This is the year.
State lawmakers removed the prohibition on hunting with semiautomatic rifles in Pennsylvania last winter. Game Commissioners established rules for their use this spring. Hunting licenses went on sale June 19, two days before the official start of summer.
Come July 1, the start of the 2017-18 hunting seasons, hunters can carry them into the woods.
So, will you be using one this fall?
These three semiautomatic rifles all performed well on the test range.
Bob Frye/Everybody Adventures
There are various models out to choose from.
We took a look at three: the Savage A22, the Mossberg Blaze and the Ruger 10/22 Takedown.
All are slightly different. The Savage is the most traditional by first appearance. The Ruger is, as its name suggests, a rifle that can be broken into two pieces, while the Mossberg is tactical looking.
How did they perform in testing?
Here’s a look.
The A22 – the newest of these three, available less than a year — has the feel of a rifle meant for bigger game than squirrels.
At 40.5 inches long, with a 21-inch barrel, it weighs 5.63 pounds. This rifle has good quality sights front and rear, with the latter adjustable.
I added a Bushnell 3×9 rimfire scope – impressive in its own right – to the setup. That bumped up the weight to about seven pounds.
That’s certainly not heavy, but it’s hefty enough that you’ll appreciate the built-in swivel studs. You can outfit the A22 with a sling right from the get-go.
As for looks, the all-black stock has grooves on the pistol grip and forearm, so it’s not totally plain looking. But it’s not artsy either.
Your real respect for this rifle will come when you shoot it.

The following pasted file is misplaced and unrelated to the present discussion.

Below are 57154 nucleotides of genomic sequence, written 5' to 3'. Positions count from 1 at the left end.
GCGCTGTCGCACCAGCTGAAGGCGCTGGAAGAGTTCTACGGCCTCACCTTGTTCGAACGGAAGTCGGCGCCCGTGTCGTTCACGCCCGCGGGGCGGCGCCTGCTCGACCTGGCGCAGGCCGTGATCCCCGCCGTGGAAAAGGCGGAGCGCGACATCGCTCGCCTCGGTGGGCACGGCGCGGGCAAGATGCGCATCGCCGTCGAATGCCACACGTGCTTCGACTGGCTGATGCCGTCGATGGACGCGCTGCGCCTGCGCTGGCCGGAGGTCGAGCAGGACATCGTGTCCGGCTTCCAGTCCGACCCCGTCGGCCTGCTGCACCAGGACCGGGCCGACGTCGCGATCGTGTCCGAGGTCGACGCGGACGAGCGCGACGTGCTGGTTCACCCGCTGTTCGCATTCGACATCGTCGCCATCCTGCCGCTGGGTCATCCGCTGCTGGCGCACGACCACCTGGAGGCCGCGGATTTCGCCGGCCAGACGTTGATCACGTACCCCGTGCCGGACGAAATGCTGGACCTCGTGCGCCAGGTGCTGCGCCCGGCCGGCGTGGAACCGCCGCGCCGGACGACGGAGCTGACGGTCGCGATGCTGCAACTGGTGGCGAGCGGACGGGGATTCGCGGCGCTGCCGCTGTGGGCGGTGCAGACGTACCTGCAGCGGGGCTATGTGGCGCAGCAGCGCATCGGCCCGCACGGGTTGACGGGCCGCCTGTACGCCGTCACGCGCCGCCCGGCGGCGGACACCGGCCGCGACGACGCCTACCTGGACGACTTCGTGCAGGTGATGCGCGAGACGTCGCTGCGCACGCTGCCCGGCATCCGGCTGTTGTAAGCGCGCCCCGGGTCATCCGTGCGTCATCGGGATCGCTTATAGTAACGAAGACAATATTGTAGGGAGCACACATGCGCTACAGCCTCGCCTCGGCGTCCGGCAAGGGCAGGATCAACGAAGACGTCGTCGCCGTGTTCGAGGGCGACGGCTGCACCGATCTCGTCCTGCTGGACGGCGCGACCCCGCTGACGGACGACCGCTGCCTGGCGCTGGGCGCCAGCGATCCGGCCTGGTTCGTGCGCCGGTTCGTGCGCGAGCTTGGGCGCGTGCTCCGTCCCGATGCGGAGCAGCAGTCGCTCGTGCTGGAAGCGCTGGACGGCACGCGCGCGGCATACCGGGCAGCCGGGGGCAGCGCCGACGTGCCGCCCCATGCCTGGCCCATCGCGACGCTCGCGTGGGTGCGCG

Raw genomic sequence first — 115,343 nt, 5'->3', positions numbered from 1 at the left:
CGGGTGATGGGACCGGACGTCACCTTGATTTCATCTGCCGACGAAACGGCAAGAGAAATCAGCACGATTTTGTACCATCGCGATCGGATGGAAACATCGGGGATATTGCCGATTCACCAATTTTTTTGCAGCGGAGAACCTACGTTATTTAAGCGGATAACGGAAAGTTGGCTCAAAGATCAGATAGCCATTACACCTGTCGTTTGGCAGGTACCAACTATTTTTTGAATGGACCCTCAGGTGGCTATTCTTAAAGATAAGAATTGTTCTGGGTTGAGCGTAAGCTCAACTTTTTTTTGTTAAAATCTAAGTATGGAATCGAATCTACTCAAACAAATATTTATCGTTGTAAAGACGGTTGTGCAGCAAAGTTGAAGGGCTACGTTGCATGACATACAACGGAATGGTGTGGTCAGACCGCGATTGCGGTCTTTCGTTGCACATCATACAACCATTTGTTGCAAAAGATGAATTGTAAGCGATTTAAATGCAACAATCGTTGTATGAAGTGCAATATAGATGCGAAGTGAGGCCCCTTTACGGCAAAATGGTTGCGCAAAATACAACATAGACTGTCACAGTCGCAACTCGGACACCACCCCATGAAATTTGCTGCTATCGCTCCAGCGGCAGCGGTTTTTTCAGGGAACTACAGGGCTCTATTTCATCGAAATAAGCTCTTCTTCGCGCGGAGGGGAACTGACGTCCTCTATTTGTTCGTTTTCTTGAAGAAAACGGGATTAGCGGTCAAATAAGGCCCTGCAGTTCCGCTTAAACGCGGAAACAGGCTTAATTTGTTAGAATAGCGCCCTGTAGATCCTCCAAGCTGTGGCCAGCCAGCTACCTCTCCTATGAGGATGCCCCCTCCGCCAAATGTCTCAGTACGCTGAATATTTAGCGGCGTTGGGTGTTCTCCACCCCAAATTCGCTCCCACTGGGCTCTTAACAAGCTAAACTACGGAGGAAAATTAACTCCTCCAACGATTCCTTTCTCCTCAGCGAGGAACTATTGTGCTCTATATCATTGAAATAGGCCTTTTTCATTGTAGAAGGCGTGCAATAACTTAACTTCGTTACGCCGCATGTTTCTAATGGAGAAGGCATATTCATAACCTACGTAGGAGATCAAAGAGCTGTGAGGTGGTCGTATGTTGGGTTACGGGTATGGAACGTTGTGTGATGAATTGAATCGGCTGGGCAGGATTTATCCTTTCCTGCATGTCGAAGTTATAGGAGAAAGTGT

It comes with two 10-round magazines. They’re a little stiff and tough to load when you first pull them out of the box, but snap in with an audible click and, even better, pop out easily.
What’s nicer still is what happens when you send bullets downrange.
This proved to be the most accurate gun tested. We’re talking half-inch groups at 50 yards, with occasions of putting seven or eight shots out of 10 close enough together to create one penny-sized hole.
Part of the credit for that has to go to the rifle’s AccuTrigger. It’s adjustable – you can tweak it on your own without going to a gunsmith — though I found it functioned very well right from the box. There was little creep.
The Savage A22 has a suggested price of $281. Most retailers have it for less, though.
That’s not a huge investment as rifles go, but it is an investment. Based on how it shoots, though, it sure seems like a good one.
This is not a gun that wows you right out of the box.
But on the range? That’s another story.
The Blaze is short – a quarter inch shy of three feet – and incredibly light, weighing in at just 3.5 pounds. That’s because it’s mostly plastic.
Remember those squirt guns you played with as a kid, that were two mirror-image pieces of plastic glued together, with a visible seam running down the middle, all the way around?